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Team-Building: Including Introverts For Terrific Teams
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Team-Building: Including Introverts For Terrific Teams - Executive Leadership Articles

Team-Building: Including Introverts For Terrific Teams

Executive Leadership Articles

Team-Building: Including Introverts For Terrific Teams

There’s been a lot of press in recent years about the value of introverts and what they contribute to the workplace. In fact, it seems to have become something fashionable, with formerly closeted introverts now publicly professing their need to be left alone. In a world that values those who speak up, it’s nice that some media attention is finally being paid to people whose tendencies lean toward quietude and working alone. It’s a step in the right direction, but more than mere tolerance and acceptance, introverts on our teams should be valued for their strengths and contributions, with some attention to creating an environment that brings out their best. Most teams are already built to accommodate extroverts, with team-building activities playing right to their talents, so making introvert-friendly teams can be simply a matter of fine-tuning.

Introverts aren’t necessarily shy or anti-social, and that’s an important distinction to make right away. It’s true that most would rather not be in a meeting or very long conference call, but they’ve survived in the workplace this long because they’ve learned—by necessity—to adjust. However, you can help the introverts on your team by not stacking meetings on top of each other, leaving time between them for some alone time. This decompression is critical to the well-being of any introvert, a time to recharge and restore their mental energy. You might also encourage them to sit near the door of the conference room so they might slip out for a stroll down the hall or a couple of deep breaths in the break room. This could be too disruptive for teams with larger numbers of introverts, so more dramatic planning on their behalf may be needed, such as ten-minute breaks for every hour of meeting time.

Introverts do their best work and their best thinking alone, so the meeting environment is not conducive to getting their best ideas. On big topics and small, once ideas have been batted around by the talkers, whenever possible, say something like, “We’ll keep this discussion open for a day or two, so please email me any suggestions you come up with after this meeting.” If a project is broken up into separate tasks, you’d ask your best organizers to do the organizing and your best executors to put things in motion, so why would you put your introverts on super-collaborative work when you have other tasks that can be done by one person working alone? Consider offering options, such as a few solo tasks to go along with group tasks, and leave them open for volunteers. You never know when an introvert is feeling chummy or when an extrovert is learning the benefits of working quietly and alone. This leaves room, too, for your still-closeted introverts who haven’t figured out that what they think is extroversion is really a life of workplace adjustment.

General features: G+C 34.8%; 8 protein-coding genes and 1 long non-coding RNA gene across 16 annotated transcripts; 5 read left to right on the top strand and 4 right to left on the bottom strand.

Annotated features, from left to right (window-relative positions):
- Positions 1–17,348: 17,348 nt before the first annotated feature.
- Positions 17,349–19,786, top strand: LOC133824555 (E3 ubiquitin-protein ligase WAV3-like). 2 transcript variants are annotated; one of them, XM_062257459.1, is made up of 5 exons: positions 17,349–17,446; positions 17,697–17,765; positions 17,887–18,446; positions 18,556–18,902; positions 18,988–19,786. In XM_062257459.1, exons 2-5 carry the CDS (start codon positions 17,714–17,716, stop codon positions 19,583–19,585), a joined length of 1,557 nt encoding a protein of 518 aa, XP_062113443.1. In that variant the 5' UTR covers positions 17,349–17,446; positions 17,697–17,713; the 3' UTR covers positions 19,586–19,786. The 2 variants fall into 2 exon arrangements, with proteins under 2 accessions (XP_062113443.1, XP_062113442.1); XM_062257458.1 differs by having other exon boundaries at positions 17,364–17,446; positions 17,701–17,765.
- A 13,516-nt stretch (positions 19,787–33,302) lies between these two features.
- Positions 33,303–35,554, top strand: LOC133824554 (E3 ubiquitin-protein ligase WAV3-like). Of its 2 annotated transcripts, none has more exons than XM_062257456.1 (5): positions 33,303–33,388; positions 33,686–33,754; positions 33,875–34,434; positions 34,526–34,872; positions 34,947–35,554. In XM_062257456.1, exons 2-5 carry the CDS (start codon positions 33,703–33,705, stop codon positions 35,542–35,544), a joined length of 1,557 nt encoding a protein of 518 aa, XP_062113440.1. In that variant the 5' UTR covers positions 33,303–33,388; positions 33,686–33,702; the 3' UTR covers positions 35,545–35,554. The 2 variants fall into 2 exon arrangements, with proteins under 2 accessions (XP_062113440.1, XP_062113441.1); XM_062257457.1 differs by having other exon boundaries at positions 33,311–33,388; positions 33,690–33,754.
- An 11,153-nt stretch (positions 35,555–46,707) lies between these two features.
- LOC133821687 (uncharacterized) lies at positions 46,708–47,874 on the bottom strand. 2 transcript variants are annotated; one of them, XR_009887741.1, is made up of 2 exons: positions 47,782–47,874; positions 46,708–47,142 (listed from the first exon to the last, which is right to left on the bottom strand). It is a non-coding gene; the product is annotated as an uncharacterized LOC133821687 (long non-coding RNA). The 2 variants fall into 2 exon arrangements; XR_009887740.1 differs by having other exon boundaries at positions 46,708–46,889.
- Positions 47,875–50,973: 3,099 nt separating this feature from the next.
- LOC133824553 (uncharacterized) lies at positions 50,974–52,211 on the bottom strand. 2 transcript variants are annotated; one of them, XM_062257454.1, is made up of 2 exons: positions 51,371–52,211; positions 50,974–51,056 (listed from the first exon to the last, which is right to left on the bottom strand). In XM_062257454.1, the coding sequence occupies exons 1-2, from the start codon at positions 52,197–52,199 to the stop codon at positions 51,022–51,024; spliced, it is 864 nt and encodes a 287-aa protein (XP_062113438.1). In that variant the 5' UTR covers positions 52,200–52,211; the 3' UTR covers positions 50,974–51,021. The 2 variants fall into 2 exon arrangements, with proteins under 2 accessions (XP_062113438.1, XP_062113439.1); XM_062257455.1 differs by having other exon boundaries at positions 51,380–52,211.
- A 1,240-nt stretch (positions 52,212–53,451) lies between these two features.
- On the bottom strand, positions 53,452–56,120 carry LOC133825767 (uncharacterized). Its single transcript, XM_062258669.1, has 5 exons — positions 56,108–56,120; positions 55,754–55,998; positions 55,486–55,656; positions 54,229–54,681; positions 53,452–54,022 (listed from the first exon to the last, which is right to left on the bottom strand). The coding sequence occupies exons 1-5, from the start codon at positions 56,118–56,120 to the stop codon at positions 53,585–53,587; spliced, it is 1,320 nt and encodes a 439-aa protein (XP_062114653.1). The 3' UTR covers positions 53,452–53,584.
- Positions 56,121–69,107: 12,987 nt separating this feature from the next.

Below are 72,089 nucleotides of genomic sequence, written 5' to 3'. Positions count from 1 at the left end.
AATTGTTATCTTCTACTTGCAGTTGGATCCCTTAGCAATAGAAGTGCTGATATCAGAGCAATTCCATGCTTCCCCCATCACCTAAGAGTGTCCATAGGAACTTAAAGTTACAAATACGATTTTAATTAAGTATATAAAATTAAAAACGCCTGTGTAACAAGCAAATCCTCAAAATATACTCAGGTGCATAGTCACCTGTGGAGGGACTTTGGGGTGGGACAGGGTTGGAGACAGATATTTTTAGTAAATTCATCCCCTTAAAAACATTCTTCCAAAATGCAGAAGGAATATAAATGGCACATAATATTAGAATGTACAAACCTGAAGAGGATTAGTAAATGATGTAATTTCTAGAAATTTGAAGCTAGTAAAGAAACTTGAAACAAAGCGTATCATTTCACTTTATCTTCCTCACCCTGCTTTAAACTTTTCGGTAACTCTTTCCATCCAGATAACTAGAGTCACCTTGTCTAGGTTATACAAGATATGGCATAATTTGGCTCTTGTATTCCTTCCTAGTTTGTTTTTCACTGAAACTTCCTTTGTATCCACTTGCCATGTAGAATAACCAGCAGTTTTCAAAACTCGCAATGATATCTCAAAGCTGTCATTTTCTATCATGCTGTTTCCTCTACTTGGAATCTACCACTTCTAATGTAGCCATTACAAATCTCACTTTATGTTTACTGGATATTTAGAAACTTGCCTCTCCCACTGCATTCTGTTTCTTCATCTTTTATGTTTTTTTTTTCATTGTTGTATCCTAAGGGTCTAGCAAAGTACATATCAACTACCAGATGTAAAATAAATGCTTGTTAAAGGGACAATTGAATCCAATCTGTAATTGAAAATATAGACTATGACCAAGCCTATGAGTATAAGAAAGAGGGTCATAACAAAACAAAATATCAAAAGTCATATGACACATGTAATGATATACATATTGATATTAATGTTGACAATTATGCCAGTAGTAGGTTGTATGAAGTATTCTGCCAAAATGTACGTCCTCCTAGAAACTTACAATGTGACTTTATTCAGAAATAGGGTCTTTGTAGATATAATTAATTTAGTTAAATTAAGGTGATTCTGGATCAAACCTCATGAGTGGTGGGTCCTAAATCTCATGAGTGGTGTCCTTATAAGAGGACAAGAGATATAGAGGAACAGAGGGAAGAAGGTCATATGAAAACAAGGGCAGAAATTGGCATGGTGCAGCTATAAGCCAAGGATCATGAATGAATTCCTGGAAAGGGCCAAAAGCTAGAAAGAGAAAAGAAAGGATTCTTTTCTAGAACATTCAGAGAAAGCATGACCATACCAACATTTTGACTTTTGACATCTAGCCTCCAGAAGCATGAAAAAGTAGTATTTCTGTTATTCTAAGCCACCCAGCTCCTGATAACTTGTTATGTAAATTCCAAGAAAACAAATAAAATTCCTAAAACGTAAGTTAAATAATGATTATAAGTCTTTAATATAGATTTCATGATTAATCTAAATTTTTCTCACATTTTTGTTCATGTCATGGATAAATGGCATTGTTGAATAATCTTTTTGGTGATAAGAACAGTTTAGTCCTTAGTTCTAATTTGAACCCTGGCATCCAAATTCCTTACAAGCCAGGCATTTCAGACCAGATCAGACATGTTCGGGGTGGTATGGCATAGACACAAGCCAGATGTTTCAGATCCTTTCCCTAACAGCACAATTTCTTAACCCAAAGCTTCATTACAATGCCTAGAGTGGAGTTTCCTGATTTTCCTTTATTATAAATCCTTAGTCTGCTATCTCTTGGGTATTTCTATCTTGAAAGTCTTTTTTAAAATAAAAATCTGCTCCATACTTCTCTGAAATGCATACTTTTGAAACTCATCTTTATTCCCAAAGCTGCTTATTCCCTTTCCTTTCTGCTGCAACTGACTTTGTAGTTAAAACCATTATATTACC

If you’re managing workspace, consider allowing your introverts the spaces where they’re most likely to be left alone, as is their preference. We’re not talking about a closed cubicle in a wide-open space, but perhaps the space in the corner, away from the door, and away from the more social teammates. Introverts appreciate being surrounded by introverts because they know to leave each other their space, but some also appreciate proximity to more talkative people because extroverts tend to draw attention away from their quieter colleagues. This can be a personal preference, so talk to your introverts individually, and express to them your desire to create the space they will work best in.

Personal preference is really what it comes down to. When it can be accommodated, by all means find some way to do so, not only for your avowed introverts, but for everyone on the team. There are introverts who like to talk, just as there are extroverts who prefer to work in silence. Some of us have work personas that differ from our rest-of-life personas, and being aware of it all is really what good team-building is about. Now you’re nurturing a team of humans, not a group of classifiers and types, and when team members value each other as individuals, whatever their individualities look like, they thrive.


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Team-Building: Including Introverts For Terrific Teams - Executive Leadership Articles

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